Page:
Children need role models

By Werner Kuhfuss, April 2016

Werner Kuhfuss calls for the development of archetypes in kindergarten, the creation of a real theatre of life with mothers and fathers, grandmothers and grandfathers, farmers, blacksmiths and artists. The author is not interested in entrenching stereotypes but primarily seeks to strengthen the masculine element in education.

We have to free ourselves from the idea that there is a fixed educational form for children. It exists as little as there is a fixed form for biographies or family life. But despite the open nature of life there are basic elements just as there are forms and colours from which paintings are created.

One of the most important basic elements which children require is the polarity of masculine and feminine. Unfortunately it is the case that the occupational profile of the female teacher is so pronounced in kindergarten, and thus so one-sided, that men – please excuse what I am about to say! – mostly only choose to pursue this job when they want to develop their soft and feminine side; that is precisely not those characteristics which the children need as a balance to the femininity of the female kindergarten teacher.

I, too, as someone who works with kindergarten children, have to ask myself: am I basically doing this to escape the hard life in other professions? I would love it if I had a seasoned craftsman in me, a carpenter, joiner or blacksmith, real life in a workshop like in olden times. Since the children only live in our current culture outwardly, but in reality pass through previous cultural epochs in their play, we should look for forms which contain the processes and products of the crafts by means of which the children can develop their play in reality.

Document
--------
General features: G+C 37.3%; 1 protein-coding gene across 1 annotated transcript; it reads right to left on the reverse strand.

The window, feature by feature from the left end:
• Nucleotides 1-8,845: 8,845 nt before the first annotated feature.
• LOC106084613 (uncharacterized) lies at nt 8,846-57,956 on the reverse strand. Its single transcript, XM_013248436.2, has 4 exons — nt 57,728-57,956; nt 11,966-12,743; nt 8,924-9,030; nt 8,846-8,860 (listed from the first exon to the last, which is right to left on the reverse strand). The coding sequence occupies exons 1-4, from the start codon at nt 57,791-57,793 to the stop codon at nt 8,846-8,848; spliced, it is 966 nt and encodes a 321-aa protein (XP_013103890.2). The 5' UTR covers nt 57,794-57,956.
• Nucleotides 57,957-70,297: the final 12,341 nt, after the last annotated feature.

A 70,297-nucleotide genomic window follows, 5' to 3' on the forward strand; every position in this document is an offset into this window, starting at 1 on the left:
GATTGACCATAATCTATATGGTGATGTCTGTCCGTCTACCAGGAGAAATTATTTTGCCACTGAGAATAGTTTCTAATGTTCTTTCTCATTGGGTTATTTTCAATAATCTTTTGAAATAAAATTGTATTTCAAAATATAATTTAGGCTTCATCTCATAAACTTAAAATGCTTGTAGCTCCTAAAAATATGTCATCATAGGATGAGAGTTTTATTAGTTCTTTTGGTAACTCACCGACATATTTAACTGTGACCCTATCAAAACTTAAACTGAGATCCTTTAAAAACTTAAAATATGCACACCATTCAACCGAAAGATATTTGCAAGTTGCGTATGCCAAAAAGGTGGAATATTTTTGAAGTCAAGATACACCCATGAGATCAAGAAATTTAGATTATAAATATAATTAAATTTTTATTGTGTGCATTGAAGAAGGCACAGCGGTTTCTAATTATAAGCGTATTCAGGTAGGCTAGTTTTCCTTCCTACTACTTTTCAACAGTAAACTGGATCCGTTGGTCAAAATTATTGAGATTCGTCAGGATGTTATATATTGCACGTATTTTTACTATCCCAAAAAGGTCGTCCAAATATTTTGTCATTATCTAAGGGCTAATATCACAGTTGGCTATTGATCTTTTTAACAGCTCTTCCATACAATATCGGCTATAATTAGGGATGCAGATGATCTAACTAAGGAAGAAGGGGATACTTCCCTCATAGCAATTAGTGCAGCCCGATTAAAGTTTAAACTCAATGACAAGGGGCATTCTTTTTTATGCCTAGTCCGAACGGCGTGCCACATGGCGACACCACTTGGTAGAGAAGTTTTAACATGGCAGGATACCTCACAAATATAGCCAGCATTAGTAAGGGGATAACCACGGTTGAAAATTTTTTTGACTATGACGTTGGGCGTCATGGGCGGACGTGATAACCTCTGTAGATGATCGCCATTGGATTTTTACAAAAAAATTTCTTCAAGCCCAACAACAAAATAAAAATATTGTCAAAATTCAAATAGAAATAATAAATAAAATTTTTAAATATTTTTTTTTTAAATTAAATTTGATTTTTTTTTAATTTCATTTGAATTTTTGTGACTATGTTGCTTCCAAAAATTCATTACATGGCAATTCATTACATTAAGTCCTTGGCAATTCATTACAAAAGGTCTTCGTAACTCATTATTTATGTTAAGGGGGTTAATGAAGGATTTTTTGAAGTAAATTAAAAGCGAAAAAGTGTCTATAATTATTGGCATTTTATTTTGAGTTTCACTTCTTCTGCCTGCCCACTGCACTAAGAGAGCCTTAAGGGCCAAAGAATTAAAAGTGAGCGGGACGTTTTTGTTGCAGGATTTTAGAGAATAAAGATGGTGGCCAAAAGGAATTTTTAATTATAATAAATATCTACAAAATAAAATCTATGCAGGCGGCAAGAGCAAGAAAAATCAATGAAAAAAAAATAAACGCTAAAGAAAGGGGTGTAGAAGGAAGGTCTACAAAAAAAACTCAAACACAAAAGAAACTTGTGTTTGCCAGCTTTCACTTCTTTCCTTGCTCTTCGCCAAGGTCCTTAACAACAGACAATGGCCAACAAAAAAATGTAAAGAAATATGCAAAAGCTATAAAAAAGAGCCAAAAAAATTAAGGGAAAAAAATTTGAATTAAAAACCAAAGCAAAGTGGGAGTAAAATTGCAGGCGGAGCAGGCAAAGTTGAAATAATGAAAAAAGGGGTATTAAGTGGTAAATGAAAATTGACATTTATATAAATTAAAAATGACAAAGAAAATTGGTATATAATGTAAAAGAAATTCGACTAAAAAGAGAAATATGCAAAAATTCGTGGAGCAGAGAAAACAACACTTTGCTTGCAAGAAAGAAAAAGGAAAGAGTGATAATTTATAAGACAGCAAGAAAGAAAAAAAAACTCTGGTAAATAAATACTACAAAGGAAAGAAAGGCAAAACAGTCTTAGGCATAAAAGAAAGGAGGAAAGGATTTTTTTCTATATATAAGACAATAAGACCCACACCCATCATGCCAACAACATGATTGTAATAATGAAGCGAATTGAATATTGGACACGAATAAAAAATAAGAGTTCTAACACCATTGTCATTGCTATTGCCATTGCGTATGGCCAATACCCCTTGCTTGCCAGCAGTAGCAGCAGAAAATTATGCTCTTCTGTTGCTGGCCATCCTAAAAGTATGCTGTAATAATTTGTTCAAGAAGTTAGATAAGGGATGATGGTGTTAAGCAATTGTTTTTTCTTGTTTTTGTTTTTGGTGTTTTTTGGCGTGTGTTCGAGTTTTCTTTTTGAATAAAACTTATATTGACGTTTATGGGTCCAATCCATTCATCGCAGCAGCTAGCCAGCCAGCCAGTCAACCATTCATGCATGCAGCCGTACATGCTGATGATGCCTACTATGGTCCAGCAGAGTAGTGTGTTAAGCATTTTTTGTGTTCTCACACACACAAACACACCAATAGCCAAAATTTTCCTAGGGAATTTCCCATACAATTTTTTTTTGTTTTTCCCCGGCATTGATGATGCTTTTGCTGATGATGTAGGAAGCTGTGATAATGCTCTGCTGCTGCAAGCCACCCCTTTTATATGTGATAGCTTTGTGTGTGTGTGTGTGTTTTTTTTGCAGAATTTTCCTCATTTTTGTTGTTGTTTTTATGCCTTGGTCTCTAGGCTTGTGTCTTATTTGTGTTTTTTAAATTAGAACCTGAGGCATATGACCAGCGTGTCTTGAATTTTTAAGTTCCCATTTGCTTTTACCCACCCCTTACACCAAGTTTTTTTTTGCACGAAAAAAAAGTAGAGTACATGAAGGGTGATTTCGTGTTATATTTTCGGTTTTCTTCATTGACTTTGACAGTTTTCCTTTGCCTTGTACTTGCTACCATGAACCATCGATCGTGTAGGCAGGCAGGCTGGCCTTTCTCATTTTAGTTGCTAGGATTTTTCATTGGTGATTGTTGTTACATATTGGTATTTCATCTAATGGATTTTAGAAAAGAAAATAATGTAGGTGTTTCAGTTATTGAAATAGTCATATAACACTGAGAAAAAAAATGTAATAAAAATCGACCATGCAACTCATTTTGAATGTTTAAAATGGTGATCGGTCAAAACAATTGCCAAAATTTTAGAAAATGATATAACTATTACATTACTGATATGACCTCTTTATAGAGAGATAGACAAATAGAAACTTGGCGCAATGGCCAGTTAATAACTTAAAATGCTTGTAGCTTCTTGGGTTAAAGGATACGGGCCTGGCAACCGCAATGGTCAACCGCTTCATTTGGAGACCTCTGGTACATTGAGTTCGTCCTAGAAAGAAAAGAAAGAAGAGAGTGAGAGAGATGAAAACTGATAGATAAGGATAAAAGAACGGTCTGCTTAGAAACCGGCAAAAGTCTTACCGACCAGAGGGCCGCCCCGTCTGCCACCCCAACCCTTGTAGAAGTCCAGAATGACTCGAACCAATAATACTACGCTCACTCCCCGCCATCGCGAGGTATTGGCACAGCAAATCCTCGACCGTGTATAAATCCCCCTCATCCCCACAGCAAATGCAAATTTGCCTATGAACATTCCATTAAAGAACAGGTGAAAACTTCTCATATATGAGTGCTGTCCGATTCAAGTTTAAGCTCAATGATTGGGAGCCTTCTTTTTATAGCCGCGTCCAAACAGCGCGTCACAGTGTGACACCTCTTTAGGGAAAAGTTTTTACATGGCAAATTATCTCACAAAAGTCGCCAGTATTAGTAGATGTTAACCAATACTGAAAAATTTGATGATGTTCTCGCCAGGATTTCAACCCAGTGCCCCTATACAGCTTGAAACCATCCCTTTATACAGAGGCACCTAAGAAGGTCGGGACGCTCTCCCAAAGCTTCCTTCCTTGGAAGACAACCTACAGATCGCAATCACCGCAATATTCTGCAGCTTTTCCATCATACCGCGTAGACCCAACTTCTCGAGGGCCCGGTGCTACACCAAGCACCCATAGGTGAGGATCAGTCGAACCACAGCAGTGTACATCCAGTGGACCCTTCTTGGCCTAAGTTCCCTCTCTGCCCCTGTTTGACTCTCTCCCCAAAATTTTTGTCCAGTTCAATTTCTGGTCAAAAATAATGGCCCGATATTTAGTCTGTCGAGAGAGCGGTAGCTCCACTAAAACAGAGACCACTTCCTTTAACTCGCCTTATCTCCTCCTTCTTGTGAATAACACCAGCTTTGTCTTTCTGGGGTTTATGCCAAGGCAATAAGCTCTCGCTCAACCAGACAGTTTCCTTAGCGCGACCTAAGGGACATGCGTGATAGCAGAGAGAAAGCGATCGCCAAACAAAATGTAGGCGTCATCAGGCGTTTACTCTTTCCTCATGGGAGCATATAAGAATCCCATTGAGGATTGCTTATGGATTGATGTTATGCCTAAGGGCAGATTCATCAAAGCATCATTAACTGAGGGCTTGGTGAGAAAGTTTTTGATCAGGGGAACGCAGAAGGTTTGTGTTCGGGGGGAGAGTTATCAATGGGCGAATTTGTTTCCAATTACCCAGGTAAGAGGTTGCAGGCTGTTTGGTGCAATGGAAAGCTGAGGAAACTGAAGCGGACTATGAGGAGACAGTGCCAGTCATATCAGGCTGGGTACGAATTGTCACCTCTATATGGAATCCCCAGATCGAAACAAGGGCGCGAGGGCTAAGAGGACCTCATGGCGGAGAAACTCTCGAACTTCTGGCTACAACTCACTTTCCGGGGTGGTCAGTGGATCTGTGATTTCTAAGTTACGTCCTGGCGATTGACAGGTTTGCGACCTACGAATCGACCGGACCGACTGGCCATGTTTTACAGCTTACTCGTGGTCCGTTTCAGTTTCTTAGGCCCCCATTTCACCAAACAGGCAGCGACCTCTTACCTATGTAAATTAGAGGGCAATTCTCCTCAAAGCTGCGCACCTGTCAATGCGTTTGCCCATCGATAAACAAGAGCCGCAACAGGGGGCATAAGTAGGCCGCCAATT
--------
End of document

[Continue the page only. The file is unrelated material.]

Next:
Fortunately we have our friend Dick Verbeeck from Holland who comes for a week several times a year to fashion iron and copper chimes and gongs with hammers and tongs in a real fiery forge with the children present. The sculptor Max Meuter joined us several times until his death to work on a marble sculpture, as did the inversion mathematician Robert Byrnes who made movable models out of cardboard which the older children use with me.

We have to start with life and occupational profiles as models and something to emulate in the imitation of play. If play lacks work as a real model it remains introverted and silts up in mere dalliance which fails to give strength in later life. If the child only experiences feminine care and educational endeavour, be it ever so good and affectionate, then they will imitate this and they will lack in later life the masculine form of resistance, they will seek a niche to escape the difficulties of life today and thus also those of their own biographical development.

Fighting has to be learnt

What, then, do children need from a man, an old man who is not a seasoned tradesman but someone who rather seeks the social arts, someone who knows many manual ways of doing things and constantly invents new ones? Certainly, masculinity is a matter of the will, of concrete things and energy, of courageous advance, of an unambiguous yes or no, clear and definitive, if necessary a little earthy but with humour. The boys love it, the girls too.

A man can knock in a nail, he can carve sticks with a proper knife, and can show the children in ad hoc carving workshops inside and outside. He demonstrates how to fight with sticks, by the rules and fairly, he becomes actively involved and can let the children measure their strength against him, can wrestle and romp around with them. But that is something that has to be learnt and is the art of compensation where it is not the stronger who wins but the person who becomes more flexible in the beautiful double movement which originates in the life body.